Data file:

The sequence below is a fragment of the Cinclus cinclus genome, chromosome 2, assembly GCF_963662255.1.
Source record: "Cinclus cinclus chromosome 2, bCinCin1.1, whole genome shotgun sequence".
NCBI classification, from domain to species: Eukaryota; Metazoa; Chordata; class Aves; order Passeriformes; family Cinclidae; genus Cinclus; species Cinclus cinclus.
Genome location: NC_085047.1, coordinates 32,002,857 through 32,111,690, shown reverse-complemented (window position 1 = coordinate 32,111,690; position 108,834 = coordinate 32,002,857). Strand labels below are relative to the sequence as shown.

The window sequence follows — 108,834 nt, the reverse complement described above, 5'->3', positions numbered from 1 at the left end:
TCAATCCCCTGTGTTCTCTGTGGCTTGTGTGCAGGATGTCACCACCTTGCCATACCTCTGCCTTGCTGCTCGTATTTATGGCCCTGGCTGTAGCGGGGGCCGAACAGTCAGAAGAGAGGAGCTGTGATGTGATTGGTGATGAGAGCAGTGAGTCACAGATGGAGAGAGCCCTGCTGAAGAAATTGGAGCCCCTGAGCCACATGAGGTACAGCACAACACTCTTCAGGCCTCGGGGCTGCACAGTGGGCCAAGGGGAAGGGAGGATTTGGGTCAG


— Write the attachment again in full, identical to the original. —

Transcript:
The sequence below is a fragment of the Cinclus cinclus genome, chromosome 2, assembly GCF_963662255.1.
Source record: "Cinclus cinclus chromosome 2, bCinCin1.1, whole genome shotgun sequence".
NCBI classification, from domain to species: Eukaryota; Metazoa; Chordata; class Aves; order Passeriformes; family Cinclidae; genus Cinclus; species Cinclus cinclus.
Genome location: NC_085047.1, coordinates 32,002,857 through 32,111,690, shown reverse-complemented (window position 1 = coordinate 32,111,690; position 108,834 = coordinate 32,002,857). Strand labels below are relative to the sequence as shown.

The window sequence follows — 108,834 nt, the reverse complement described above, 5'->3', positions numbered from 1 at the left end:
TCAATCCCCTGTGTTCTCTGTGGCTTGTGTGCAGGATGTCACCACCTTGCCATACCTCTGCCTTGCTGCTCGTATTTATGGCCCTGGCTGTAGCGGGGGCCGAACAGTCAGAAGAGAGGAGCTGTGATGTGATTGGTGATGAGAGCAGTGAGTCACAGATGGAGAGAGCCCTGCTGAAGAAATTGGAGCCCCTGAGCCACATGAGGTACAGCACAACACTCTTCAGGCCTCGGGGCTGCACAGTGGGCCAAGGGGAAGGGAGGATTTGGGTCAG